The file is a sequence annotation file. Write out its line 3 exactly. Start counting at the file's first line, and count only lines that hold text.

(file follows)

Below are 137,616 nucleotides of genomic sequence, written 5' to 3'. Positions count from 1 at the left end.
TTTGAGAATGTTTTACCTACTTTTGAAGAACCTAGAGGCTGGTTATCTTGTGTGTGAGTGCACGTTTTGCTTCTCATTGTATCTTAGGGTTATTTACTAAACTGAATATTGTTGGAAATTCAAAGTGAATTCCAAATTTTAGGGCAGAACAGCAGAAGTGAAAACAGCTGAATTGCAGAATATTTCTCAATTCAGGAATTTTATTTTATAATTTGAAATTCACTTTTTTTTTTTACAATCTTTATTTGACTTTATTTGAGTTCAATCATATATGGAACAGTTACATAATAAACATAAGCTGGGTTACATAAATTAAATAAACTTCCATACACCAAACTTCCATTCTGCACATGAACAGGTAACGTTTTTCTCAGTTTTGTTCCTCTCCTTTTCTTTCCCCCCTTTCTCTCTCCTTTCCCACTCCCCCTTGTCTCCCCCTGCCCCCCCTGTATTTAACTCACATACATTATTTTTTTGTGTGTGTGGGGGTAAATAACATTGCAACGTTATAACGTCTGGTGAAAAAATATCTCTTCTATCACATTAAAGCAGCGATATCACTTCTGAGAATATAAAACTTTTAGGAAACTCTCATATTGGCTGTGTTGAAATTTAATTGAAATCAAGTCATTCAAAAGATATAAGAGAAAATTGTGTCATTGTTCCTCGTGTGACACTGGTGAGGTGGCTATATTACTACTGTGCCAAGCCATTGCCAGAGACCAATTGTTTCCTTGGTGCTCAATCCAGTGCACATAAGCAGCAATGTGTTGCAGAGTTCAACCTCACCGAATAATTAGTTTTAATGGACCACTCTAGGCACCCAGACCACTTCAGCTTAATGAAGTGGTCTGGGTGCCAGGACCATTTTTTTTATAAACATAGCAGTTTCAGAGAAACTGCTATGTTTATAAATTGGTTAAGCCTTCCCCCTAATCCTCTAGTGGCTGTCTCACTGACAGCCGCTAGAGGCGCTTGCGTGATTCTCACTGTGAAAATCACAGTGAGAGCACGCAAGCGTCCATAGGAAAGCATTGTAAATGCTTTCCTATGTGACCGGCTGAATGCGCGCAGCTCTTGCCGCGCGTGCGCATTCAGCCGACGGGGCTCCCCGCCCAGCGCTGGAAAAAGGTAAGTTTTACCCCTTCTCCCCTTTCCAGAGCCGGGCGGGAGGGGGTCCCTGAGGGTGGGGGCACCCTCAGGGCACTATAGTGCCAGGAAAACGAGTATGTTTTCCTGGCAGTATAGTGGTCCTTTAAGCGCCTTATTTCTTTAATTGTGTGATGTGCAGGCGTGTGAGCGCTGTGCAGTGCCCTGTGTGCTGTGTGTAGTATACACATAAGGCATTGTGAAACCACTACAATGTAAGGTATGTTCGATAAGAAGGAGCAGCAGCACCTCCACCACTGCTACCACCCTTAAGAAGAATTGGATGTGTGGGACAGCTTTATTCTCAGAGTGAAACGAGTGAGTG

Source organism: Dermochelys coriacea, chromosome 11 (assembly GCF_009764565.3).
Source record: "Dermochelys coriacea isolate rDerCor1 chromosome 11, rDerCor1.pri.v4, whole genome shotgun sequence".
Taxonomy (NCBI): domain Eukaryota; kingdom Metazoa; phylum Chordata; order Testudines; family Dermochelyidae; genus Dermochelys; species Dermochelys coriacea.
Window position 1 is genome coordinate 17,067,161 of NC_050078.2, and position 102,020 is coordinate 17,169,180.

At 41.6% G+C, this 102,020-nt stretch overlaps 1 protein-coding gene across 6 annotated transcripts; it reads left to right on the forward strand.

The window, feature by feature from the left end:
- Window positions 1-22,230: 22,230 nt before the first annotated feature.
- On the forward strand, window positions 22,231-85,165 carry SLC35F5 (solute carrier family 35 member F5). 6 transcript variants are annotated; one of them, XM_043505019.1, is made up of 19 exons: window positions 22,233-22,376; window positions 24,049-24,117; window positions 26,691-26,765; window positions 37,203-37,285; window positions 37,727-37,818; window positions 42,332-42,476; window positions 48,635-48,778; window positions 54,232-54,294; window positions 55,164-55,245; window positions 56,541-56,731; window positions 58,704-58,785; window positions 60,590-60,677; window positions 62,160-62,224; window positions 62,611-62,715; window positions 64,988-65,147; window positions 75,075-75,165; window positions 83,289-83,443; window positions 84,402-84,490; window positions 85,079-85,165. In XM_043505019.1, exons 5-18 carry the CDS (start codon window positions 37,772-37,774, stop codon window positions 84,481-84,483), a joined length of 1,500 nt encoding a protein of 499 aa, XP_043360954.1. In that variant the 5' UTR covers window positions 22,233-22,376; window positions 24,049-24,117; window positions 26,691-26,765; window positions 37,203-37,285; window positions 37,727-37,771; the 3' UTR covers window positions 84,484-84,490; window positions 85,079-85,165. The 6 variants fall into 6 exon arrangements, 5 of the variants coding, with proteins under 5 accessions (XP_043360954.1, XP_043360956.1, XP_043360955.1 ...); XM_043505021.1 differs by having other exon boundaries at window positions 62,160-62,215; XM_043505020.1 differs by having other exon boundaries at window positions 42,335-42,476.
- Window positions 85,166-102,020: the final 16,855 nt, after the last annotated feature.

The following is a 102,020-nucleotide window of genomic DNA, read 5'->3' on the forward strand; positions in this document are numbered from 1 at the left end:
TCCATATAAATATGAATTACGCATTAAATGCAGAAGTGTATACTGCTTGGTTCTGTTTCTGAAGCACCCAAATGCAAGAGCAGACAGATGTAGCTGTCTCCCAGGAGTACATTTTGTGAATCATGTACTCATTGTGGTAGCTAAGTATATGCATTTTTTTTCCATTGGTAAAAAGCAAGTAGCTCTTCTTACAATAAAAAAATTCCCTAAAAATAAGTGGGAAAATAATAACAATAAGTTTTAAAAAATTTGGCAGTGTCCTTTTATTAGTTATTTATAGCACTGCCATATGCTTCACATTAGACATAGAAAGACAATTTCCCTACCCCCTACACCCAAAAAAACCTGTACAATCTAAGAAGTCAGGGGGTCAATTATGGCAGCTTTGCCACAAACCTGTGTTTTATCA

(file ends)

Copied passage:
Source organism: Dermochelys coriacea, chromosome 11 (assembly GCF_009764565.3).